What it felt like when we learned our child has SLC6A1?
We felt relieved that we finally had an answer, but also an immense fear of the unknown.
How did you know something was wrong?
We noticed it took Jack several months to be able to support his head on his own. He sat up unassisted at 10 months, and began walking at 22 months. Around 1.5 years old, Jack was falling for no apparent reason. We also found that he had low muscle tone and wasn’t talking much. It took several rounds of testing, and advocating for Jack, before we received the answers we sought.
The hardest part of being an SLC6A1 family?
I suppose the hardest part is the unknown. We have no idea what Jack’s future will look like. Will he be independent or live with us? Will he continue to learn or will he experience a slowing in this area? Another difficulty is that his condition doesn’t always present physically; he looks just like any other child. Because of this, we sometimes experience judgement from others when he acts out in public. People do not understand what Jack is experiencing internally.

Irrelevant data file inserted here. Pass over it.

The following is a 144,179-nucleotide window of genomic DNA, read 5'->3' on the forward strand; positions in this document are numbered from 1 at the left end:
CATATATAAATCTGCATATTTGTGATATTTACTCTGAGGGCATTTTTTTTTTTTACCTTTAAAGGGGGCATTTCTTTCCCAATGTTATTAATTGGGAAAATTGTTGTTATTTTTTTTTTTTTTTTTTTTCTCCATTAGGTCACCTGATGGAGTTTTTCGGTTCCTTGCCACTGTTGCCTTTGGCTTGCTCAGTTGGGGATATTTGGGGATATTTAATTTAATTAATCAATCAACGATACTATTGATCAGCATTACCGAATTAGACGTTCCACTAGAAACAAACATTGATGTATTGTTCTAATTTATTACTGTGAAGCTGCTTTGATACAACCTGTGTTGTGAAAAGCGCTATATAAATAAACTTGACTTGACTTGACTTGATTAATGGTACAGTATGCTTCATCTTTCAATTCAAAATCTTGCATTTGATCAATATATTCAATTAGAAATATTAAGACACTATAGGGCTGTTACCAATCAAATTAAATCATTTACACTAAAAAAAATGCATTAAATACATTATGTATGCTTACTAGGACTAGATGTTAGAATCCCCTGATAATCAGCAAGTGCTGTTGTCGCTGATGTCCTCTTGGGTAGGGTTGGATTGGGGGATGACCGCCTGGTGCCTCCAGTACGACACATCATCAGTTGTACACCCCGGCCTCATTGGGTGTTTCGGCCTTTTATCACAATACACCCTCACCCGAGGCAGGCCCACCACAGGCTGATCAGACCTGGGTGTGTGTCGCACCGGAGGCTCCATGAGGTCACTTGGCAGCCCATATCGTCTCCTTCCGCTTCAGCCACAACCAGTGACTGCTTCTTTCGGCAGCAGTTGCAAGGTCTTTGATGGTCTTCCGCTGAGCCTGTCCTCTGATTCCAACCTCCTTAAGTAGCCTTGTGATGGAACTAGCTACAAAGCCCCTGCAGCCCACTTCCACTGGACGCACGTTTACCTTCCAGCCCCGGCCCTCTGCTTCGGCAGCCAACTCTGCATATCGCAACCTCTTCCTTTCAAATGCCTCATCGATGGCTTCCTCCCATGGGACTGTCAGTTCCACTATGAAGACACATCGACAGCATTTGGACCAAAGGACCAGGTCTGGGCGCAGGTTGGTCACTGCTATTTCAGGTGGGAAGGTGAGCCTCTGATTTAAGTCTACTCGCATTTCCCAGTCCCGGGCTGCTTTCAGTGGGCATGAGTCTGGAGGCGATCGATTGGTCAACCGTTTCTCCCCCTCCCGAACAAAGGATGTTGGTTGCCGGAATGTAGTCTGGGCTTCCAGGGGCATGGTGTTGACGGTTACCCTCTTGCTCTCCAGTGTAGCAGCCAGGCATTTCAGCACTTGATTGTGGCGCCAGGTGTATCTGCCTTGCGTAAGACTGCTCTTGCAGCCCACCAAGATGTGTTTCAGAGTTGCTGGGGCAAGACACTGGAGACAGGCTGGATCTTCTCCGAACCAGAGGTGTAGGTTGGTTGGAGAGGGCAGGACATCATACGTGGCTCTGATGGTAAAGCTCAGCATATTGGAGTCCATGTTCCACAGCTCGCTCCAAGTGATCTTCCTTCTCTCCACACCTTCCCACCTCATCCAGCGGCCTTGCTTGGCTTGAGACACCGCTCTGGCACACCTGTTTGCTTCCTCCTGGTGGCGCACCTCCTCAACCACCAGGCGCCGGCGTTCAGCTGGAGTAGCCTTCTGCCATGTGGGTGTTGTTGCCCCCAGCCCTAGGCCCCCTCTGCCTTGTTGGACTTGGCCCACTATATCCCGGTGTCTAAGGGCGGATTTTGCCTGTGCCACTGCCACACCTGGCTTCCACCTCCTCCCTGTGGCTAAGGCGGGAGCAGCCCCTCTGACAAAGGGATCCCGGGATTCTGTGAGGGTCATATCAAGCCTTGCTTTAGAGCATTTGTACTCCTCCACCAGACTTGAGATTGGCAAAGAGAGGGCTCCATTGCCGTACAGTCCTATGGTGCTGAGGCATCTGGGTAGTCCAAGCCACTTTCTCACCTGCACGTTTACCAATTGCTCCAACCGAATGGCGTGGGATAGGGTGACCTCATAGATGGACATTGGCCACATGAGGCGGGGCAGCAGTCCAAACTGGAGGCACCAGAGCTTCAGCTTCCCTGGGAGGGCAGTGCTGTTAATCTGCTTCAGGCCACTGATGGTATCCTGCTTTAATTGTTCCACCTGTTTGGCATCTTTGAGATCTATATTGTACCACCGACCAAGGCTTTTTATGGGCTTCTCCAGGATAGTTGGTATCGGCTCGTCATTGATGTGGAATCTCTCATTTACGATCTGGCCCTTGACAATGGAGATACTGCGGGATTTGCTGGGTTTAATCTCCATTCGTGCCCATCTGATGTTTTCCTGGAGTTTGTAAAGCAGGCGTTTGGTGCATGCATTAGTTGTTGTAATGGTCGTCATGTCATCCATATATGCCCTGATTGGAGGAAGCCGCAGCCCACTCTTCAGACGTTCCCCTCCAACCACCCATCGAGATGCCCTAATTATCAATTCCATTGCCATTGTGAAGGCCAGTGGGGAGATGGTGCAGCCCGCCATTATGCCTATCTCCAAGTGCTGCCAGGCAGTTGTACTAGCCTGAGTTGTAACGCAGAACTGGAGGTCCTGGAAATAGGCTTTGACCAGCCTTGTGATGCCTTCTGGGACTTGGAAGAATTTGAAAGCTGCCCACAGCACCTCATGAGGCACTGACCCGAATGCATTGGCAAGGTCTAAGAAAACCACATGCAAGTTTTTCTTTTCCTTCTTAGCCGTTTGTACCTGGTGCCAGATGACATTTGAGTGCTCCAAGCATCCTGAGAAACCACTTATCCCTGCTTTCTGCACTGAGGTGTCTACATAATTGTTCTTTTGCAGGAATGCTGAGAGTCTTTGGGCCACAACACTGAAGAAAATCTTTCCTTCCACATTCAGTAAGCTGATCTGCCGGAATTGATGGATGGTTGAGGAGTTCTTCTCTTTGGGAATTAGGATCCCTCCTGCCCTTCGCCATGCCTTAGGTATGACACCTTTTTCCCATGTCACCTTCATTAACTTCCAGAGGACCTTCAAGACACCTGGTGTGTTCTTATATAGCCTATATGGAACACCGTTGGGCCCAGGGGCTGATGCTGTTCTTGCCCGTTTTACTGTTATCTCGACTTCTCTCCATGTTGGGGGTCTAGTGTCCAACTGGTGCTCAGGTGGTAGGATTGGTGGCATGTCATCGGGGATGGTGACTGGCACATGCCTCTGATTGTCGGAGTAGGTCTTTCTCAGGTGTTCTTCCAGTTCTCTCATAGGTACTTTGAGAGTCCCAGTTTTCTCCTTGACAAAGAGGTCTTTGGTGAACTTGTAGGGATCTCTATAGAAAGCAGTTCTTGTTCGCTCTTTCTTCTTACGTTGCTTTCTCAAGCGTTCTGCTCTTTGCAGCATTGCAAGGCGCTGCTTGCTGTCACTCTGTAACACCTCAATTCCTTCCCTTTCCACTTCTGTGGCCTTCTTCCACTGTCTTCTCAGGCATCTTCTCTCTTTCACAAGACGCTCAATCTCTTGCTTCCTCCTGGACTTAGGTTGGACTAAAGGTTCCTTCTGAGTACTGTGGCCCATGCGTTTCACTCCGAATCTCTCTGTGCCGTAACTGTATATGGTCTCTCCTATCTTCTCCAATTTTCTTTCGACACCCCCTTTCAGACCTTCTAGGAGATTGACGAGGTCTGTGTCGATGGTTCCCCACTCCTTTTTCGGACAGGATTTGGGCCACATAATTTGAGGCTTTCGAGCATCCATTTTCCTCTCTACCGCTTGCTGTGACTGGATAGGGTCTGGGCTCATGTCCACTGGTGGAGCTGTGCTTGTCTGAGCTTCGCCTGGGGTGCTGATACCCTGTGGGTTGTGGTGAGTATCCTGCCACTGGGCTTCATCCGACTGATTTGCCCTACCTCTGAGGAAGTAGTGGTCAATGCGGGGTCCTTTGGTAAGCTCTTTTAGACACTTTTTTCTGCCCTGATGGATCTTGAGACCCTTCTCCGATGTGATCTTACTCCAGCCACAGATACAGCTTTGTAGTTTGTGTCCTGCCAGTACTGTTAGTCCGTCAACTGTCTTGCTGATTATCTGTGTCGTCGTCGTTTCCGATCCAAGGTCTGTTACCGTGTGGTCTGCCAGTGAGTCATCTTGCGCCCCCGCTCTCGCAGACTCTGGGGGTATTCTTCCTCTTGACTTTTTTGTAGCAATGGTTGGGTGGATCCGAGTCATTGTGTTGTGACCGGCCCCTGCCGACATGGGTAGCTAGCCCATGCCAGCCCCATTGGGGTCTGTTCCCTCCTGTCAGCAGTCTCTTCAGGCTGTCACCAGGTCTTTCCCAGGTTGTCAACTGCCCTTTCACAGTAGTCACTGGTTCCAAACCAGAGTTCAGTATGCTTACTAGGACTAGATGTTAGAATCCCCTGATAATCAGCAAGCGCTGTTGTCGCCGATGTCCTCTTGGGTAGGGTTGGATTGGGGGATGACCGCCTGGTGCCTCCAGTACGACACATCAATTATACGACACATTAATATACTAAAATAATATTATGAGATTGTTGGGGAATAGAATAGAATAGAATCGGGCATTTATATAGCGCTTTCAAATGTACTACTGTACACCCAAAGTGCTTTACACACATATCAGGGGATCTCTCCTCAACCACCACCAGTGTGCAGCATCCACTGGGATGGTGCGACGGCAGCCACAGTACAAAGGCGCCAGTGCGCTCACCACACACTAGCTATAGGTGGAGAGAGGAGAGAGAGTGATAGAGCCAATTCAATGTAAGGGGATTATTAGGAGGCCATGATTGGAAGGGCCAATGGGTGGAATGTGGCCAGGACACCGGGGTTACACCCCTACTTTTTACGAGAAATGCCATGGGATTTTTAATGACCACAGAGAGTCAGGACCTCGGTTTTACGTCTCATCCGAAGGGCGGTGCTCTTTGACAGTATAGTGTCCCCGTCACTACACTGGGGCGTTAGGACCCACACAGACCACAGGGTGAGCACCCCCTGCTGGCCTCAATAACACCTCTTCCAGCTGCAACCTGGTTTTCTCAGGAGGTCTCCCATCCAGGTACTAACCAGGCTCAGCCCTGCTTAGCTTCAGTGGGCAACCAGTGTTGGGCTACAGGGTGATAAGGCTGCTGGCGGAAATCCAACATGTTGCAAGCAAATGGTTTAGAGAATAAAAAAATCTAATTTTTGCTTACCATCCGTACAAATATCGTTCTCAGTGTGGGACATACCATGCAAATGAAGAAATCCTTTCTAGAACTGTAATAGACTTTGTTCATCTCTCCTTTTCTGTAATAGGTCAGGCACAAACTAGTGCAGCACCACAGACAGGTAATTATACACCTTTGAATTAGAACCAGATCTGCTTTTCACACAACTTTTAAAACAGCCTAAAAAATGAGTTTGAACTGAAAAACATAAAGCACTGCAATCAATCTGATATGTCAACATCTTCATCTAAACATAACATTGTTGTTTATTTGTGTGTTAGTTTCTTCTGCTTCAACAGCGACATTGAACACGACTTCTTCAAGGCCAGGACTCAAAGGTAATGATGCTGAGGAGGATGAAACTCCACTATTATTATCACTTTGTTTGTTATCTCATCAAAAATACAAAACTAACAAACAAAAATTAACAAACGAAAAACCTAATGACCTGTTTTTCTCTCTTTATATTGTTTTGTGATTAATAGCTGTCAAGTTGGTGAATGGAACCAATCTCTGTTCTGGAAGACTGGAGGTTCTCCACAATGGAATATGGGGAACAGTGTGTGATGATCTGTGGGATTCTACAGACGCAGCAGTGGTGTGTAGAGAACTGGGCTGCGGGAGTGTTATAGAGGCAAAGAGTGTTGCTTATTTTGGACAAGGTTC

What are your dreams for Jack?
Our hopes and dreams for Jack is that he will always be happy. I want him to be able to live his best life and be free of seizures and other such issues. I hope that he can be independent and realize what huge contributions he can make to this world as an extremely social, very funny, and affectionate little boy.
Why would you like people to donate to Arthur’s Quest?
Donating to SLC6A1 helps children like ours have the opportunity to live a full life that everyone deserves. Donating provides funding for research continue and a cure to be pursued. Without the generous donations that Arthur’s Quest and SLC6A1 Connect have received, we would not consider a cure for our precious Jack to be possible someday.